Discrete cosine transform (DCT) coding, a lossy compression method first proposed by Nasir Ahmed in 1972, provided the basis for the modified discrete cosine transform (MDCT), which was developed by J. P. Princen, A. W. Johnson and A. B. Bradley in 1987. The MDCT is the basis for most audio coding standards, such as Dolby Digital (AC-3), MP3 (MPEG Layer III), Advanced Audio Coding (AAC), Windows Media Audio (WMA), and Vorbis (Ogg).
PCM was used in telecommunications applications long before its first use in commercial broadcast and recording. Commercial digital recording was pioneered in Japan by NHK and Nippon Columbia and their Denon brand, in the 1960s. The first commercial digital recordings were released in 1971.
The BBC also began to experiment with digital audio in the 1960s. By the early 1970s, it had developed a 2-channel recorder, and in 1972 it deployed a digital audio transmission system that linked their broadcast center to their remote transmitters.
The first 16-bit PCM recording in the United States was made by Thomas Stockham at the Santa Fe Opera in 1976, on a Soundstream recorder. An improved version of the Soundstream system was used to produce several classical recordings by Telarc in 1978. The 3M digital multitrack recorder in development at the time was based on BBC technology. The first all-digital album recorded on this machine was Ry Cooder's Bop till You Drop in 1979. British record label Decca began development of its own 2-track digital audio recorders in 1978 and released the first European digital recording in 1979.
Popular professional digital multitrack recorders produced by Sony/Studer (DASH) and Mitsubishi (ProDigi) in the early 1980s helped to bring about digital recording's acceptance by the major record companies. Machines for these formats had their own transports built-in as well, using reel-to-reel tape in either 1/4", 1/2", or 1" widths, with the audio data being recorded to the tape using a multi-track stationary tape head. PCM adaptors allowed for stereo digital audio recording on a conventional NTCS or PAL video tape recorder.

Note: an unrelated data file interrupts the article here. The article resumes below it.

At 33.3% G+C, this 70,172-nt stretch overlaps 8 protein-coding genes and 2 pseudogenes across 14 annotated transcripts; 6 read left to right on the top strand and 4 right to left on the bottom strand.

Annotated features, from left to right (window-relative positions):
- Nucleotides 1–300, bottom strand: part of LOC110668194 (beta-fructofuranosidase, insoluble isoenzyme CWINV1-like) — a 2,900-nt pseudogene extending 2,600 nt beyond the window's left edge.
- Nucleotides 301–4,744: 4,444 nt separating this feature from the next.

The 1982 introduction of the CD popularized digital audio with consumers.
ADAT became available in the early 1990s, which allowed eight-track 44.1 or 48 kHz recording on S-VHS cassettes, and DTRS performed a similar function with Hi8 tapes.
Formats like ProDigi and DASH were referred to as SDAT (Stationary-head Digital Audio Tape) formats, as opposed to formats like the PCM adaptor-based systems and DAT, which were referred to as RDAT (Rotating-head Digital Audio Tape) formats, due to their helical-scan process of recording.
Like the DAT cassette, ProDigi and DASH machines also accommodated the obligatory 44.1 kHz sampling rate, but also 48 kHz on all machines, and eventually a 96 kHz sampling rate. They overcame the problems that made typical analog recorders unable to meet the bandwidth (frequency range) demands of digital recording by a combination of higher tape speeds, narrower head gaps used in combination with metal-formulation tapes, and the spreading of data across multiple parallel tracks.
Unlike analog systems, modern digital audio workstations and audio interfaces allow as many channels in as many different sampling rates as the computer can effectively run at a single time. Avid Audio and Steinberg released the first digital audio workstation software programs in 1989. Digital audio workstations make multitrack recording and mixing much easier for large projects which would otherwise be difficult with analog equipment.